The robins have all flown south. The brightly colored male hummingbirds are gone. The little female “her-mers” are fighting and scrapping over the feeders – they need to store up energy for their long flight. H got the itch to be gone too! We’ve been home barely a month and he is restless already!
Last year at this same time we loaded up the 2006 Chrysler Town & Country and headed west to the Pacific Ocean – following Route 66. This year he chose the opposite direction and we headed for Gettysburg, Pa first and then on to the Atlantic coast. The weather was PERFECT! Blue skies, mild temps and all the kids were back in school!
The fairly new Visitors Center and Museum at the Gettysburg National Military Park and Battlefield is now a large round red barn type structure. After watching a film, our group moved upstairs to the newly renovated Cyclorama, which is an awesome sound and light show of the amazing 377 ft painting depicting Pickett’s Charge. It was originally painted in 1884! The circular room, along with the lights and sounds made this historic 3-day battle come alive! From there we drove the marked roads thru the now peaceful rolling countryside and imagined the battle that took more men’s lives than in any other battle on American soil – before or since. The Union Army casualties were 23,000 and the Confederate Army – 28,000. We climbed a tall lookout tower and gazed over the fields that look much as they did in 1863. At Little Round Top, we found the statue of Brig Gen G K Warren, still on his watch against the opposing southern army. From there we visited the Pennsylvania Memorial built to honor the over 34,000 men who fought in that battle.
From there our route took us thru Dover Delaware and out to the first city in Delaware - Lewes. It is also the southern port for the ferry that runs from there to the picturesque Cape May, NJ! We visited the historic WWII training grounds in the Cape Henlopen State Park before moving on down the barrier island to Ocean City Maryland for the night.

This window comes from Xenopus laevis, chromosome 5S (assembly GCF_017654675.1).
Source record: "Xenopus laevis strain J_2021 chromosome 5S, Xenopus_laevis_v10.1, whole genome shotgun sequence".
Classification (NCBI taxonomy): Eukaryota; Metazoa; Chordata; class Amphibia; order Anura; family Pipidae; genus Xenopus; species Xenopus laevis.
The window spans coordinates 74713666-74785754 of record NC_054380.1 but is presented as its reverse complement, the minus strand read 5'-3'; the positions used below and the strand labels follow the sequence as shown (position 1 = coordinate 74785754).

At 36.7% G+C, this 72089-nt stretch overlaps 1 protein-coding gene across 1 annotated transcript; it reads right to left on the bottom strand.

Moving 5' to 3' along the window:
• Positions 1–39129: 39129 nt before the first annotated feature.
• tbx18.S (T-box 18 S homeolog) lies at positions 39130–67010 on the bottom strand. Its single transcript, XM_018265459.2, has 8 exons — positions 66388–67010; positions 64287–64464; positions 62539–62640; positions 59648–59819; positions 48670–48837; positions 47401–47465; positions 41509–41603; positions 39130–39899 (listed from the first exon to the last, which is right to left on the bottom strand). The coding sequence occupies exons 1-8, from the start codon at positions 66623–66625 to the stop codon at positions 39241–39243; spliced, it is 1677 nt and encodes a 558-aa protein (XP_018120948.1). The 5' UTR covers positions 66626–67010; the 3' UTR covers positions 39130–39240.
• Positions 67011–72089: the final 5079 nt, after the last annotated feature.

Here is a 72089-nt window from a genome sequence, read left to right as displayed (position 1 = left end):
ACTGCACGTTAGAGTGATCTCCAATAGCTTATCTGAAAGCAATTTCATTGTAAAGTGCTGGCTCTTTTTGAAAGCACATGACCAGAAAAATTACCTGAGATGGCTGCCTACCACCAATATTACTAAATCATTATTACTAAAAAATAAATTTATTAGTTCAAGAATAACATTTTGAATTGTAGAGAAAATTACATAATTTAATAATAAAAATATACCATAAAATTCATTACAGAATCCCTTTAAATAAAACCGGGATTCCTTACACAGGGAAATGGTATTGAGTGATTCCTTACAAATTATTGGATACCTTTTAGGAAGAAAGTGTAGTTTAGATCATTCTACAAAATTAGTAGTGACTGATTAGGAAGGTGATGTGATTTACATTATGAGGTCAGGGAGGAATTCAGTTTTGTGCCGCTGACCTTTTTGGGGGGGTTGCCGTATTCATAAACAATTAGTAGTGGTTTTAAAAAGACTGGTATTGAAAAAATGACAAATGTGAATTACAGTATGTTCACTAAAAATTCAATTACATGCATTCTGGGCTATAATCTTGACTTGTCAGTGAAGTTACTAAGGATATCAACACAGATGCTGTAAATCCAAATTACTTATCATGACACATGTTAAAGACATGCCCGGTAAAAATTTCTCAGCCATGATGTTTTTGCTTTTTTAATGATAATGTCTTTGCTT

When I was a child, one of my favorite authors was Margarite Henry who wrote a lot of horse stories. One series was about the Spanish ponies that were shipwrecked and survived on Assateague Island. That island is now the Assateague Island National Seashore - and the ponies are still surviving, still wild and still live on the island. Our last trip thru this area was a long time ago on a 750 Yamaha – PRE big red bike!! This time H slowed down long enough for a side trip so I could finally see “the ponies”! On the Maryland side they are allowed to still run free. Hence, horse poop everywhere - on the roads, in the campgrounds – EVERYWHERE! To reach the herd on the Virginia side, you must go out, around and back across the island of Chincoteague before reaching the National Park once more. On this section, the herd is semi-contained in vast fields and forests. Their admiring audience can see them but not get too close. Each summer this herd is still rounded up and swam across the channel at low tide – just like in Margarite’s books! Some of the ponies are sold to keep the herd’s number manageable. After a festival – the remaining ponies are swum back to their island home.
The 20-mile long Chesapeake Bay Bridge and Tunnels are an engineering wonder. They connect the long thin finger of land that separates the Atlantic Ocean from the Chesapeake Bay, to the mainland of Virginia where Norfolk and Virginia Beach meet. These 2 ribbons of pavement seem to just hover over the expanse of salt water and then, to accommodate the Naval vessels and other ocean freighters stacked high with cargo, the ribbons seemingly disappear under the water. The two deep tunnels on this route are a mile long each. At the southern end of the one tunnel is a turn out area complete with a restaurant and a fishing pier that was populated with a dozen or so fishermen. One fella had just caught what seemed must be a rather hefty fish and we were all anxious to view his catch. After a lengthy, back and forth struggle his catch was hoisted - a 3 foot Stingray!! Another fella had to stand on the barbed tail while he struggled to retrieve his hook and line from the rays bottom side! Our lay over for the night was Virginia Beach where we did find time to unfold our little bikes and ride the 4-mile boardwalk from end to end! Each pedestrian crosswalk was graced with it’s own nautical theme – a school of large blue striped fish, seagulls or a very impressive statue of King Neptune. The electrician that was working there just below the railing was from Grand Rapids Michigan. Our very lovely motel was on the southern, more peaceful, end of the boardwalk and used to be a Hilton. Our room was on the 5th floor, third from the center on the south curve of the building. All the rooms faced the swimming pool and vast blue ocean on the other side of the boardwalk. H had “Happy Hour” on the balcony! We woke to the sunshine peaking around our curtains!